Public Opinion, Interest Groups, and Foreign Policy: The 2006
American Congressional Elections
22 September 2006, 1530-1700
Professor McCormick will examine the relationship between the US electorate, interests group and US foreign policy. He will first look at the role of domestic factors in shaping US foreign policy and the role of foreign policy issues (as opposed to domestic ones) in US elections and particularly congressional ones. Professor McCormick will then go on to explore the current state of US public opinion and whether that is a significant factor in foreign policy -- including a. The growth of interest groups in shaping elections and b. The role of specific groups such as ethnic groups, religious groups, single issue groups, etc. The session will conclude with some thoughts on the upcoming mid-term elections in November and their impact on current US Foreign Policy.
James M. McCormick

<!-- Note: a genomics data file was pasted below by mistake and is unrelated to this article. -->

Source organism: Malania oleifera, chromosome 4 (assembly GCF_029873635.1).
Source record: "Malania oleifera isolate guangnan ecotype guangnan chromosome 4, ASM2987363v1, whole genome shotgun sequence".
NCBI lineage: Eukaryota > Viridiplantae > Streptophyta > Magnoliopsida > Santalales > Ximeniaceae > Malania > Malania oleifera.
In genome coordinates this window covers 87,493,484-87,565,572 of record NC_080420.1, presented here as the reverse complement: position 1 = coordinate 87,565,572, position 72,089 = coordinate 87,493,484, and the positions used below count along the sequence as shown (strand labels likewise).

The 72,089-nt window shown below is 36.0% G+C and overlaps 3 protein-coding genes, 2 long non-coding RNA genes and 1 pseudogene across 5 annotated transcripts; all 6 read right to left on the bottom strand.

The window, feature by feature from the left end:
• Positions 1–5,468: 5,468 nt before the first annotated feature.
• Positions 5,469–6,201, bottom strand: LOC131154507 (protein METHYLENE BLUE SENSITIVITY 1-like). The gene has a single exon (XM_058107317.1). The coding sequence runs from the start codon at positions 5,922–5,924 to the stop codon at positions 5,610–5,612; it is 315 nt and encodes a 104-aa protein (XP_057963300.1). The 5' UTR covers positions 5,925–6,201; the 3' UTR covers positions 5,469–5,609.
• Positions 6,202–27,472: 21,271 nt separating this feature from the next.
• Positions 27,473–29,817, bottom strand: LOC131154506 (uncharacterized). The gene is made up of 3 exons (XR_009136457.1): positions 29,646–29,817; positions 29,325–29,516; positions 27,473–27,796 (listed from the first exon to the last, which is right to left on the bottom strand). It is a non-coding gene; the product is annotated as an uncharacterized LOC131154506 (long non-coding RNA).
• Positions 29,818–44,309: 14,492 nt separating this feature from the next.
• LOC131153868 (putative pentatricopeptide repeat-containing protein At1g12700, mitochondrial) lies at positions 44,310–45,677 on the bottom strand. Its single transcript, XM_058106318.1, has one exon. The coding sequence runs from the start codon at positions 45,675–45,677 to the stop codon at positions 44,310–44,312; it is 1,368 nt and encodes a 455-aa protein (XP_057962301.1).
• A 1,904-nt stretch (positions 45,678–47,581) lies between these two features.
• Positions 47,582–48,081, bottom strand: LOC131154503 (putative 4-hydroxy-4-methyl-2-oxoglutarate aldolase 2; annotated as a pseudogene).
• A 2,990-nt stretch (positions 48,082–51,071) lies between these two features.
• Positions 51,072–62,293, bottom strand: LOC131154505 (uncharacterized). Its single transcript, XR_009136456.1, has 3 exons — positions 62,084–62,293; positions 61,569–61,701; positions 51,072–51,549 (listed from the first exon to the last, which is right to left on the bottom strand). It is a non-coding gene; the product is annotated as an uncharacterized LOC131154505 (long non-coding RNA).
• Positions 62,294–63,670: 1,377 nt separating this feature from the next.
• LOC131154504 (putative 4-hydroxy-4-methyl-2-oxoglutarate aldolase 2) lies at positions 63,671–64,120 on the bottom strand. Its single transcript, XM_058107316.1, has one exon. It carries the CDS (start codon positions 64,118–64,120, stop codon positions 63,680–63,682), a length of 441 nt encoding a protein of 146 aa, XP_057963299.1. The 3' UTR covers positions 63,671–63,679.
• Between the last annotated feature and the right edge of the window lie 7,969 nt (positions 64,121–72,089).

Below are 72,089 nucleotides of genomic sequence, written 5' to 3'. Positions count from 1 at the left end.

Professor and Chair of the Department of Political Science at Iowa State University. He has also held positions at the University of New Mexico, Ohio University, the University of Toledo, and Texas A and M University. He received his BA from Aquinas College, his MA from Michigan State University, and his Ph.D. from Michigan State University. He is also a former American Political Science Association Congressional Fellow (1986-1987), who worked in the office of Congressman Lee Hamilton of Indiana, and was co-editor of INTERNATIONAL STUDIES QUARTERLY (1999-2003). McCormick has authored or edited six books, including the recently published fourth edition of THE DOMESTIC SOURCES OF AMERICAN FOREIGN POLICY: INSIGHTS AND EVIDENCE (with Eugene R. Wittkopf). In addition, he has published fifty book chapters and articles in such journals as "World Politics, American Political Science Review", "American Journal of Political Science", "The Journal of Politics", "International Studies Quarterly", and "Legislative Studies Quarterly". He was a recipient of the Iowa State University Foundation Award for Outstanding Research at Mid-Career in 1990, a Fulbright Senior Scholar Award to New Zealand in 1993, and the Fulbright-SyCip Distinguished Lecturer Award to the Philippines in 2003.